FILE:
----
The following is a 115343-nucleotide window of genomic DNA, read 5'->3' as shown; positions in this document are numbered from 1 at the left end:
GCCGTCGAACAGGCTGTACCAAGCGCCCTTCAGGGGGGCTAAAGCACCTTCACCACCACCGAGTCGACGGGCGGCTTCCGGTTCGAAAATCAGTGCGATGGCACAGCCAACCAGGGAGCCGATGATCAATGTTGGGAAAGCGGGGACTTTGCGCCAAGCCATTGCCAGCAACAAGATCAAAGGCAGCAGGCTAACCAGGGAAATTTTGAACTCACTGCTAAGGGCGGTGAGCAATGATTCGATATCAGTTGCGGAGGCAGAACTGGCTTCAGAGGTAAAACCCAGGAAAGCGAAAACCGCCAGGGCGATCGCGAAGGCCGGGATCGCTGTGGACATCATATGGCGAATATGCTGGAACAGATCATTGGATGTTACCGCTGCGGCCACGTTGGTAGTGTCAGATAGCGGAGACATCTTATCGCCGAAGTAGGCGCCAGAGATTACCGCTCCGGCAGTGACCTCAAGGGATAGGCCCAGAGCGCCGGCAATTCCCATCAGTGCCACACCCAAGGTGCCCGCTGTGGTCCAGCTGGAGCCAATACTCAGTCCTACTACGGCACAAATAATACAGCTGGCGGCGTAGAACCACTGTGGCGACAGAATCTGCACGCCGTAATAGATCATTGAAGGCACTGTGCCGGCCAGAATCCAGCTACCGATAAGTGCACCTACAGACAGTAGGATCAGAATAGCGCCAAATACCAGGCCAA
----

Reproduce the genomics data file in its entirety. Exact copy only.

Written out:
The following is a 115343-nucleotide window of genomic DNA, read 5'->3' as shown; positions in this document are numbered from 1 at the left end:
GCCGTCGAACAGGCTGTACCAAGCGCCCTTCAGGGGGGCTAAAGCACCTTCACCACCACCGAGTCGACGGGCGGCTTCCGGTTCGAAAATCAGTGCGATGGCACAGCCAACCAGGGAGCCGATGATCAATGTTGGGAAAGCGGGGACTTTGCGCCAAGCCATTGCCAGCAACAAGATCAAAGGCAGCAGGCTAACCAGGGAAATTTTGAACTCACTGCTAAGGGCGGTGAGCAATGATTCGATATCAGTTGCGGAGGCAGAACTGGCTTCAGAGGTAAAACCCAGGAAAGCGAAAACCGCCAGGGCGATCGCGAAGGCCGGGATCGCTGTGGACATCATATGGCGAATATGCTGGAACAGATCATTGGATGTTACCGCTGCGGCCACGTTGGTAGTGTCAGATAGCGGAGACATCTTATCGCCGAAGTAGGCGCCAGAGATTACCGCTCCGGCAGTGACCTCAAGGGATAGGCCCAGAGCGCCGGCAATTCCCATCAGTGCCACACCCAAGGTGCCCGCTGTGGTCCAGCTGGAGCCAATACTCAGTCCTACTACGGCACAAATAATACAGCTGGCGGCGTAGAACCACTGTGGCGACAGAATCTGCACGCCGTAATAGATCATTGAAGGCACTGTGCCGGCCAGAATCCAGCTACCGATAAGTGCACCTACAGACAGTAGGATCAGAATAGCGCCAAATACCAGGCCAA